From USA TodayPhil Knight remembers drinking adult beverages with Mike Bellotti, then head coach of the University of Oregon football team, at a scheduled victory party that felt more like a wake.

Colorado had just buried the Ducks 38-6 in the 1996 Cotton Bowl, and Knight, the founder and chairman of Nike who ran track for Oregon in the late 1950s, had a question for Bellotti.

“What do you need to get the program to the next level?” he asked.

An indoor practice facility, Bellotti replied.

So Knight kicked in almost $10 million to build a facility that protected the Ducks from the elements in rainy Eugene.

“It’s kind of grown from there,” Knight told USA TODAY Sports, adding that he grew intrigued with the notion of helping the program in 1995 after Oregon reached the Rose Bowl for the first time since 1958. “I wasn’t really looking at a national championship. I thought we had a chance and could return to the Rose Bowl over a reasonable period of time instead of taking a while.”

The gift of Rick Neuheisel just keeps giving and giving …

Remember When … 

… Buff fans still had hope? 

I received an email from a CU at the Gamer this week. It was short and not-so-sweet …

Hey Stuart,

This is a letter of resignation from being a Buff Fan.  Graduating in 2001 from CU was an amazing time in my life, but since then the football team is just a joke and we constantly get lied to from the administration.  I’m just going to listen to Mike Leach press conferences from here on out, but I’m seriously done with the buffs.  Sorry, good luck. 

I’m not sure why he felt compelled to send me the note … but it’s not an uncommon sentiment among the Buff faithful right now.

Then there was this …

There was a thread on the Rivals message board this week about interim head coach Mike Sanford making a plea at his weekly press conference for fans to donate to the new Buffs4Life Collective, saying:

“I’m calling on former Buff players; I’m calling on people in this CU community that support football and want us to have a great product on the field. This is where we have to go. This is not something that’s just going to happen organically. And it doesn’t matter if it’s a small gift or a major gift. Everything is going to help get us to where we want to get.”

I usually don’t post on message boards, but I feel very strongly that this Collective might well be CU’s last best chance to get back to respectability. But, for the most part, instead of enthusiasm, there is pushback, including this from a law school classmate:

Sorry Stu. Between tickets, souvenirs, donations, beer, food, all in, I’ve dumped over $40,000 into CU athletics over the 35+ years I’ve had season tickets. And for the last 15 years it’s been a financial and entertainment weekly kick in the balls from September to December.

But now, buying tickets isn’t enough. I have to keep buying season tickets AND donate to a jock slush fund so 18 year olds can get paid and don’t transfer.

F that. If well heeled boosters want to capitalize an NIL fund, go for it. Me?

Hard pass.

It doesn’t seem all that long ago that Buff fans had hope, even enthusiasm for the future. We are just two years removed from CU being in the Top 25, but it may as well be 25 years ago, considering how bad it has gotten.

There is still the opportunity to get it right. CU fans have to get involved in the Collective, and the CU administration has to get it right, not only with the coaching search, but by fixing the transfer policy.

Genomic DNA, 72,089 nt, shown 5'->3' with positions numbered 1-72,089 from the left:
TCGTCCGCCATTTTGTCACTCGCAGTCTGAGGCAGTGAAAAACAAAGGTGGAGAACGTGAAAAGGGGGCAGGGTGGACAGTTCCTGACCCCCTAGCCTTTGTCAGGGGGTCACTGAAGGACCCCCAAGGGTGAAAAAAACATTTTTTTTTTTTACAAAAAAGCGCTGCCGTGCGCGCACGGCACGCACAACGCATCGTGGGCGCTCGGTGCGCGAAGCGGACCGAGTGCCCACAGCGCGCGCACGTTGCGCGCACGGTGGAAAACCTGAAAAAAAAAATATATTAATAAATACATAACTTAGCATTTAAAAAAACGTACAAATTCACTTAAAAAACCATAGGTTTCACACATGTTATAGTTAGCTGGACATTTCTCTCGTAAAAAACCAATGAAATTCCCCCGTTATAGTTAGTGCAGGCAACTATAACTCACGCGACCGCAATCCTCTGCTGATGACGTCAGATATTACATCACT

If not, games like the Oregon game will continue to be the norm (see, for example, USC; next weekend).

And Buff fans will be left with nothing but old stories of “Remember When … “.

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14 Replies to “Remember When … ?”

  1. Again? The amazing thing was Knight and Nike wanted to move to Boulder… and the city and CU Regents shot it down. We’d be living in a totally different world and would still be a regular Top 10 Team.

    Think it’s wonderful to look back, but let’s look forward. Please get Garrett Riley (OC of TCU). That team has been down going into the half and he makes adjustments against ranked teams Defenses and win. I think he has the same offensive genius as his brother Lincoln at USC. It we pick him up, he’d be the same age as Lincoln when he took the head coach position with the Sooners. He’s been OC at SMU and TCU so he has solid recruiting contacts in Texas. His brother is the head coach of USC who haves the best scouting report of California. USC will be in a different conference and can recruit only so many players… Garret will be the big winner on inside intel for recruits from California. We need someone young, dynamic… don’t F this up CU. TCU have 3 difficult games left on schedule but if they run the table (which is likely) Sunny Dykes will win coach of the year based on righting the ship and although he deserves a lot of credit it will be Riley who is the true catalyst.

    1. At least my reference to Nike and Knight has a link to a national publication.
      We’ve been waiting for some time for a journalistic reference to Nike wanting to come to Boulder …

      1. Dude, someone looked it up and posted a link. Seriously, call Rick George or anyone In the athletic department. I worked for W+K at the time. I was there. The brand wanted to move to Boulder. I don’t need to send a link, you actually should do Tate some $ to the foot program so you actually know people in the athletic department and can ask someone within the department and ask them “this jackass on the board says Nike wanted to move to Boulder is this true.

        PS – is this Stuart who hosts CU At The Game. If so, dude… what the F. Do you know anybody in the athletic department? Also, look at comments, someone fact checked me and found it but it was know where close to the length and extent NIke wanted Boulder. Again, I worked for W+K. Sadly, you don’t even know what that means. Please tell me your not he guy who hosts this site. I like your site, but it means your seriously clueless

        1. Yup, it’s me.
          I hope you enjoyed your last post.
          Enjoy other sites, you’re done here.